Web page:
‘Go and make disciples of all nations, teaching them to obey everything I have commanded you. And surely I will be with you always, even until the very end of the age.’ These are the words of the Great Commission, Jesus’ challenge to all Christians to spread the gospel and make disciples. But how should we reach ‘all nations’ and how can we make sure we stay true to the Bible while doing so? In a nutshell, how relevant is too relevant?


We should start with 1 Corinthians 2:2 where Paul says that he is committed to preaching ‘Jesus Christ and him crucified’. No human wisdom or fine arguments but purely the message of Jesus’ death and resurrection. Here is a strong call to make sure that the content of our evangelism is purely the work of Jesus’ life, death and resurrection. However, we live in a culture where people don’t often have a working knowledge of concepts like ‘justification by grace alone through faith alone’, ‘atonement’ or even ‘grace’. How should we present these, often strange, ideas?


Many times throughout the New Testament, Paul adjusts his manner of preaching in order to best reach the culture he’s in. When talking to Roman high-ups in Acts 26 he uses the language of obedience, order and discipline. When talking to the Greek deep-thinkers in Acts 17, he references their worship practices and even their own poets, the Ancient equivalent of Kanye (or whoever’s in the top 40 now). When talking to fishermen, Jesus used fishing imagery to convey his message (Matthew 4:19), when he was talking to farmers, he used stories about fields and harvest (Luke 8:1). However how can we do this without describing Jesus as ‘the perfect Batman’ or something like that?


If we look at how Paul addresses the Greeks, we see that he uses flash points that the culture recognises to strongly and uncompromisingly present the message of the cross from within a framework they would understand. He starts with a practice they would all have recognised, god-worship (note the small G). He then makes a gospel point, God is far too mighty to be a figure but, despite this, still made us so we might have a relationship with him. He then demonstrates that they already know this to be true. One of their own poets has already written what he’s just told them! One of your own! He finishes by driving home the need for repentance and trust in Jesus’ resurrection.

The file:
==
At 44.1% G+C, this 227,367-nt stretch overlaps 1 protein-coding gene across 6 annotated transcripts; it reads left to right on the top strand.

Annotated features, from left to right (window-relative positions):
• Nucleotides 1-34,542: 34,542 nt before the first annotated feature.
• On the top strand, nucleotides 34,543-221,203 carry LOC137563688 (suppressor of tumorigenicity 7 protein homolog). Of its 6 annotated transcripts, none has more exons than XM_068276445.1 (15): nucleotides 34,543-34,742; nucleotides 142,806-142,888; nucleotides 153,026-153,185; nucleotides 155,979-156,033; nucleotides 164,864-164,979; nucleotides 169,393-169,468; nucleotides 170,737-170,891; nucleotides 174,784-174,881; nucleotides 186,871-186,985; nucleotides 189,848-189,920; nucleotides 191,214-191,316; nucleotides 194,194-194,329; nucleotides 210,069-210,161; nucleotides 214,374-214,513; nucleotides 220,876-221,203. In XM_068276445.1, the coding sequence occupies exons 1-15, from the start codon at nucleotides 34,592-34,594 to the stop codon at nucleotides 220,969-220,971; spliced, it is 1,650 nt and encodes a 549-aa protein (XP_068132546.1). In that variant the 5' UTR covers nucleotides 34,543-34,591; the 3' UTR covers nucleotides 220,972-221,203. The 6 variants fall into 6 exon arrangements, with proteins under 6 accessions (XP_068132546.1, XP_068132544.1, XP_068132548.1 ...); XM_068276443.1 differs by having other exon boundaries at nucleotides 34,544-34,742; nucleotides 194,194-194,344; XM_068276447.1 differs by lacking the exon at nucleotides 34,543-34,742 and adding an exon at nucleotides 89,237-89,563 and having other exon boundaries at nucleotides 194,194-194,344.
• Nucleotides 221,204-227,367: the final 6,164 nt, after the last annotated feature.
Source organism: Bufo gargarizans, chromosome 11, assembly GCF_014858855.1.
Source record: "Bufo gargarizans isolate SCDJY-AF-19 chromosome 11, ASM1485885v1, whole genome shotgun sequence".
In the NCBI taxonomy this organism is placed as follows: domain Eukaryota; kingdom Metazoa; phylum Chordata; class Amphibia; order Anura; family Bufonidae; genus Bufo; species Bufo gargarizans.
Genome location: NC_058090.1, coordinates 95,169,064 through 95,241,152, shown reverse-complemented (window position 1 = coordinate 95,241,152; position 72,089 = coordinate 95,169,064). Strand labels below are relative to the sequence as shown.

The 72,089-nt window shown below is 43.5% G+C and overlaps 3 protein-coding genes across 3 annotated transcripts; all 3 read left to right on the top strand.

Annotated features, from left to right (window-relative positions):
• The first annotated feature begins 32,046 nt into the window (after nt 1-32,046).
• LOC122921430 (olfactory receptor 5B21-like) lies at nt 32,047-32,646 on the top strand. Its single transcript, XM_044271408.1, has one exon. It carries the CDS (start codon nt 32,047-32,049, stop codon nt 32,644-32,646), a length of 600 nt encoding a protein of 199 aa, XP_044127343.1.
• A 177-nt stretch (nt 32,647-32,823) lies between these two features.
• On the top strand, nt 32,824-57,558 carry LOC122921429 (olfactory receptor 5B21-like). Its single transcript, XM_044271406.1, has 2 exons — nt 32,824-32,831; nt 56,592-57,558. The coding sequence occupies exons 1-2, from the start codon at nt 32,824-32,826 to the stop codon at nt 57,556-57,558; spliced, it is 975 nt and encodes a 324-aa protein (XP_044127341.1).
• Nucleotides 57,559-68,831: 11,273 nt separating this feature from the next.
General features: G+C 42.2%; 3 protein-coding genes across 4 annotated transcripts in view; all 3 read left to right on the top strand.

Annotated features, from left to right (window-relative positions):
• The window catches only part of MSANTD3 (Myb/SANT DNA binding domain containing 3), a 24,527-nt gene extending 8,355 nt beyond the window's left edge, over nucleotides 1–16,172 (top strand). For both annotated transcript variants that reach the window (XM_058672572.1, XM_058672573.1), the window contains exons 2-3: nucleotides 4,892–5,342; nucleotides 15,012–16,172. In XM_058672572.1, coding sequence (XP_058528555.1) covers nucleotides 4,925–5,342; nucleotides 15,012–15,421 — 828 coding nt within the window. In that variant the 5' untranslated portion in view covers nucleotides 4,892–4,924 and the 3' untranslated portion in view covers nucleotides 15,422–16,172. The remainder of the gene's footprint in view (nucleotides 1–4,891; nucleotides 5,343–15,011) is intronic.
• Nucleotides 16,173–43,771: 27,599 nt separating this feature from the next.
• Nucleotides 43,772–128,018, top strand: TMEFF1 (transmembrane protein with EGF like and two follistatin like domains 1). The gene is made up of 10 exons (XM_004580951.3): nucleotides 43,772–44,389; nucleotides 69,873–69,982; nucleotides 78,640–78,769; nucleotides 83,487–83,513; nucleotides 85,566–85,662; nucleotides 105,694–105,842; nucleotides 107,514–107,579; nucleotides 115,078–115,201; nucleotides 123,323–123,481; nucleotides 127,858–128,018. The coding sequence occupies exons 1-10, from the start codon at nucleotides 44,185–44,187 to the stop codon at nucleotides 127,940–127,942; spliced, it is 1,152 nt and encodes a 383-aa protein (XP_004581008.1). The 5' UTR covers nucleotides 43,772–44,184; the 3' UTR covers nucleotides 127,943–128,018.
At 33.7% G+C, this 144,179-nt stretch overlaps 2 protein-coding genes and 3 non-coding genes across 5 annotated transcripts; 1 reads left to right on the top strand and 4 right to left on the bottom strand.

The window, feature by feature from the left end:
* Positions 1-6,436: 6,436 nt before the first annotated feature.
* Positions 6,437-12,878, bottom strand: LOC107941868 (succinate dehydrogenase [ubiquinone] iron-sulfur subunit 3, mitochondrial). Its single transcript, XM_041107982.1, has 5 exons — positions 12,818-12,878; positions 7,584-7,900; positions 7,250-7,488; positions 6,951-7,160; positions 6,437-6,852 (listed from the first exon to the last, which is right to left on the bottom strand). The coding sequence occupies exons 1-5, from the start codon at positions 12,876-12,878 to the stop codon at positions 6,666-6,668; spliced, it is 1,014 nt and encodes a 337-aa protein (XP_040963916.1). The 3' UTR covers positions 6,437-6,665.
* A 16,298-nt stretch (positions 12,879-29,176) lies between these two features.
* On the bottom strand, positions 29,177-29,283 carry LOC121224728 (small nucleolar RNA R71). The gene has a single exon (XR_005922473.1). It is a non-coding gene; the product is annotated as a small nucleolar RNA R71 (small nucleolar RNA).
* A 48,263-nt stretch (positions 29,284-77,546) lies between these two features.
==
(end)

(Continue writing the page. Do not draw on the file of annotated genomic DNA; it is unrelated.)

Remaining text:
This then is one way that Paul models how to present the uncompromised gospel truth to a culture that previously doesn’t understand it. He takes areas in the current culture that are already well accepted, understood and widely participated in. He describes how this demonstrates a need for the real truth, the real hope, the real rest that only Jesus can off AND uses cultural references to demonstrate that they, deep down, already know they have this need. He then finishes off by presenting the saving message of Jesus so that they can receive what they have been missing out on their whole lives. Here Paul demonstrates how to use culture as a framework for presenting completely alien ideas, a framework that allows us to be relevant without watering down the unchanging message of our great Saviour.


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